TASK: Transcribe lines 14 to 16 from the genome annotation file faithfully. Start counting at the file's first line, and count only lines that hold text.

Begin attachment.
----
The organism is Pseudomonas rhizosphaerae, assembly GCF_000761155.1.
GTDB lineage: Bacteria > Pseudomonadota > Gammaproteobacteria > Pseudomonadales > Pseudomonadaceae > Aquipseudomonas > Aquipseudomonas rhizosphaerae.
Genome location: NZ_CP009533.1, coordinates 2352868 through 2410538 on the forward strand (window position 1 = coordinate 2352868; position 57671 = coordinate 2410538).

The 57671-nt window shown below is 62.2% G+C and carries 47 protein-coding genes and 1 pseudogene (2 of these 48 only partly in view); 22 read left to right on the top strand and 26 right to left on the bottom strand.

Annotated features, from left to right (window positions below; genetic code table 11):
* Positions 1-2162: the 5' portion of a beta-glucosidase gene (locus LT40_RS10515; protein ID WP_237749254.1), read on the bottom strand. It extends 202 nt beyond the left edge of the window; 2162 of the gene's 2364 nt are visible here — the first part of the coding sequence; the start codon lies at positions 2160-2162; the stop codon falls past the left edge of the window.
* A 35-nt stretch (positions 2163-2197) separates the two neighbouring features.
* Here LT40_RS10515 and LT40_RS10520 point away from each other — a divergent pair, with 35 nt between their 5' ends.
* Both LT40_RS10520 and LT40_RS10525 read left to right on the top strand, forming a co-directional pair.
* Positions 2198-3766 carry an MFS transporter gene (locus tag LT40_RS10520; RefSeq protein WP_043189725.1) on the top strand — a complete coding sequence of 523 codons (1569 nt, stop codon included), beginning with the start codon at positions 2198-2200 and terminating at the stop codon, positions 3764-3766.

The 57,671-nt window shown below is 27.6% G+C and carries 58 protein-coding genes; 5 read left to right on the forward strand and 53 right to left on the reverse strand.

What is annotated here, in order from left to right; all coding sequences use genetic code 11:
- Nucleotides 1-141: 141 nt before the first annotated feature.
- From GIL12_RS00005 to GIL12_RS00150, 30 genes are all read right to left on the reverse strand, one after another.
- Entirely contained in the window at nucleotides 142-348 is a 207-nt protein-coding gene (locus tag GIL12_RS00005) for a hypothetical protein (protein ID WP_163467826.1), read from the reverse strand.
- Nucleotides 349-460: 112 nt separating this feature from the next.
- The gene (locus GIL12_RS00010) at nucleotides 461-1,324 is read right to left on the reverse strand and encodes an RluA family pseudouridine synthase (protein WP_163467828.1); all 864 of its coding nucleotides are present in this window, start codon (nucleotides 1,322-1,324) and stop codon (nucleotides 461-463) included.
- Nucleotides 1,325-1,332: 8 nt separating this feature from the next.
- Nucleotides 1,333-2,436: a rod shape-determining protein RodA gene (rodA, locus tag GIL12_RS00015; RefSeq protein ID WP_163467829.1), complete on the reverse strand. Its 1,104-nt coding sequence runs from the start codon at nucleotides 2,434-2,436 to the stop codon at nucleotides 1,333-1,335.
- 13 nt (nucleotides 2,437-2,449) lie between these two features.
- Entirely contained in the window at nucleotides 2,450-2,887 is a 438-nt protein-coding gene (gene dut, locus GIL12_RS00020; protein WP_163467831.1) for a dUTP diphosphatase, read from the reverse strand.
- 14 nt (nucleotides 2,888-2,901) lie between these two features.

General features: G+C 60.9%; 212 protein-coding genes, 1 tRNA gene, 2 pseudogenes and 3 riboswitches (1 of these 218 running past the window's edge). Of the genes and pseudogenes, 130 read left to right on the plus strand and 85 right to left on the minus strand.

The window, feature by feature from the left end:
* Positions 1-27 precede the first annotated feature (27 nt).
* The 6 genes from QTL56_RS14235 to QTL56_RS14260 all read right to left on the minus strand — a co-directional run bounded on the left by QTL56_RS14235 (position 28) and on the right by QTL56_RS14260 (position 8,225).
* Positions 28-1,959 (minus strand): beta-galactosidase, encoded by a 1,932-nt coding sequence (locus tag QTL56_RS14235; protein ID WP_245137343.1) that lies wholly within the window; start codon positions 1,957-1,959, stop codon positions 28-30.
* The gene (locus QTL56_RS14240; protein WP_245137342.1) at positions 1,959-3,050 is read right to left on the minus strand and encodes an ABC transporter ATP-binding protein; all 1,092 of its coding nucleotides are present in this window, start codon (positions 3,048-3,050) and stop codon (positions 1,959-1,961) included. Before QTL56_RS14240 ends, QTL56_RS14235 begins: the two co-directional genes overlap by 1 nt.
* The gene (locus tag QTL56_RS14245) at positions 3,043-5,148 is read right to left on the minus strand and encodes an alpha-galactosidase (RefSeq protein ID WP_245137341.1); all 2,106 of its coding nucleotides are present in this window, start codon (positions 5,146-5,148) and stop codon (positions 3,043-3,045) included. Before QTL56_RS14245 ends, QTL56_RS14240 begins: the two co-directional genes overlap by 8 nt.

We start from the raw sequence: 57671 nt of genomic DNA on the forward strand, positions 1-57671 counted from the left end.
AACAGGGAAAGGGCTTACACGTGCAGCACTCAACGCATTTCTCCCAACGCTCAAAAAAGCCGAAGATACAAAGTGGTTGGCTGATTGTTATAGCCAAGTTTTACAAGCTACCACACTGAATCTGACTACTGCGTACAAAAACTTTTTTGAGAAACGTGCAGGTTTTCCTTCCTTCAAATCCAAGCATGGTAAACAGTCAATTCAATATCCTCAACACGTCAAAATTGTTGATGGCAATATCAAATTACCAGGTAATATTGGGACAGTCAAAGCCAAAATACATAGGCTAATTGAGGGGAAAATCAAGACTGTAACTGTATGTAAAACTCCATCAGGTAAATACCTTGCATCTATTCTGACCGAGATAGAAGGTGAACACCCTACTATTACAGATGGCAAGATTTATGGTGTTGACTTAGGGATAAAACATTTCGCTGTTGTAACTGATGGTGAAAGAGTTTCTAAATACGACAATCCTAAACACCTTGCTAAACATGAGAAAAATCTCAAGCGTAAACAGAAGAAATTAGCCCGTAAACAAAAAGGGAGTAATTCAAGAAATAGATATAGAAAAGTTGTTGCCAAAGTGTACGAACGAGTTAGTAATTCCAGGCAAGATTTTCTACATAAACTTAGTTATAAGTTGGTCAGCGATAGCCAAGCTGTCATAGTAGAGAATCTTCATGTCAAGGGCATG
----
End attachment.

- From GIL12_RS00005 to GIL12_RS00150, 30 genes are all read right to left on the reverse strand, one after another.
- Entirely contained in the window at nucleotides 142-348 is a 207-nt protein-coding gene (locus tag GIL12_RS00005) for a hypothetical protein (protein ID WP_163467826.1), read from the reverse strand.
- Nucleotides 349-460: 112 nt separating this feature from the next.